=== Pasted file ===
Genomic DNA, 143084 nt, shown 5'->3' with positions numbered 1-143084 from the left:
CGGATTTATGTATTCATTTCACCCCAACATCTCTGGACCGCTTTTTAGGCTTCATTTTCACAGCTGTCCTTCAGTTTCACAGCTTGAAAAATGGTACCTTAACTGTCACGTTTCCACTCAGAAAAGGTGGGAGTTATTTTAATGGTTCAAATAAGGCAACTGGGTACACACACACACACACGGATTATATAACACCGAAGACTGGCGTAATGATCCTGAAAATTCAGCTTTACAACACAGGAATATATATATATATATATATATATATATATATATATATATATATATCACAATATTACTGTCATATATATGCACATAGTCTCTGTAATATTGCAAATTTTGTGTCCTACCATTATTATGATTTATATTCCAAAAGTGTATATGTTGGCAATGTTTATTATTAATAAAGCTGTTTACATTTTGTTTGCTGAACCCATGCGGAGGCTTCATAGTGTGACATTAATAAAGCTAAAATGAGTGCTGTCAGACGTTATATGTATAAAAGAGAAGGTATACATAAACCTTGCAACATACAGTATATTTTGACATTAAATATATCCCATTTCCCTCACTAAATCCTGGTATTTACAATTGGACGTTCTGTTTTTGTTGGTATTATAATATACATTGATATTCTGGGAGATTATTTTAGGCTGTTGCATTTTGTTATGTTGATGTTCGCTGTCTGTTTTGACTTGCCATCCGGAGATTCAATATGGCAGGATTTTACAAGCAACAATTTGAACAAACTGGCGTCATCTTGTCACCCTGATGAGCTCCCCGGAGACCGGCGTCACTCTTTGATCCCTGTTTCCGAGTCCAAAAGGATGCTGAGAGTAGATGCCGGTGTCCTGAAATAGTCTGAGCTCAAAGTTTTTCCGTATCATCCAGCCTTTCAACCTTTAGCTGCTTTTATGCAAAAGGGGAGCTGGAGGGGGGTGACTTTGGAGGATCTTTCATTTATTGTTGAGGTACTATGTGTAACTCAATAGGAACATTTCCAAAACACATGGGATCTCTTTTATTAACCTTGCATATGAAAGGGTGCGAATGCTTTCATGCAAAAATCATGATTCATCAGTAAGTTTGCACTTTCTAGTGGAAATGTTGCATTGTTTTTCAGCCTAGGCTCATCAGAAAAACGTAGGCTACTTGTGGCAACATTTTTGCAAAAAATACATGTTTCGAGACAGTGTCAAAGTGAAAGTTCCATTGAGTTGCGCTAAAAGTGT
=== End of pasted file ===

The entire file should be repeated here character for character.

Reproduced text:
Genomic DNA, 143084 nt, shown 5'->3' with positions numbered 1-143084 from the left:
CGGATTTATGTATTCATTTCACCCCAACATCTCTGGACCGCTTTTTAGGCTTCATTTTCACAGCTGTCCTTCAGTTTCACAGCTTGAAAAATGGTACCTTAACTGTCACGTTTCCACTCAGAAAAGGTGGGAGTTATTTTAATGGTTCAAATAAGGCAACTGGGTACACACACACACACACGGATTATATAACACCGAAGACTGGCGTAATGATCCTGAAAATTCAGCTTTACAACACAGGAATATATATATATATATATATATATATATATATATATATATATATATCACAATATTACTGTCATATATATGCACATAGTCTCTGTAATATTGCAAATTTTGTGTCCTACCATTATTATGATTTATATTCCAAAAGTGTATATGTTGGCAATGTTTATTATTAATAAAGCTGTTTACATTTTGTTTGCTGAACCCATGCGGAGGCTTCATAGTGTGACATTAATAAAGCTAAAATGAGTGCTGTCAGACGTTATATGTATAAAAGAGAAGGTATACATAAACCTTGCAACATACAGTATATTTTGACATTAAATATATCCCATTTCCCTCACTAAATCCTGGTATTTACAATTGGACGTTCTGTTTTTGTTGGTATTATAATATACATTGATATTCTGGGAGATTATTTTAGGCTGTTGCATTTTGTTATGTTGATGTTCGCTGTCTGTTTTGACTTGCCATCCGGAGATTCAATATGGCAGGATTTTACAAGCAACAATTTGAACAAACTGGCGTCATCTTGTCACCCTGATGAGCTCCCCGGAGACCGGCGTCACTCTTTGATCCCTGTTTCCGAGTCCAAAAGGATGCTGAGAGTAGATGCCGGTGTCCTGAAATAGTCTGAGCTCAAAGTTTTTCCGTATCATCCAGCCTTTCAACCTTTAGCTGCTTTTATGCAAAAGGGGAGCTGGAGGGGGGTGACTTTGGAGGATCTTTCATTTATTGTTGAGGTACTATGTGTAACTCAATAGGAACATTTCCAAAACACATGGGATCTCTTTTATTAACCTTGCATATGAAAGGGTGCGAATGCTTTCATGCAAAAATCATGATTCATCAGTAAGTTTGCACTTTCTAGTGGAAATGTTGCATTGTTTTTCAGCCTAGGCTCATCAGAAAAACGTAGGCTACTTGTGGCAACATTTTTGCAAAAAATACATGTTTCGAGACAGTGTCAAAGTGAAAGTTCCATTGAGTTGCGCTAAAAGTGT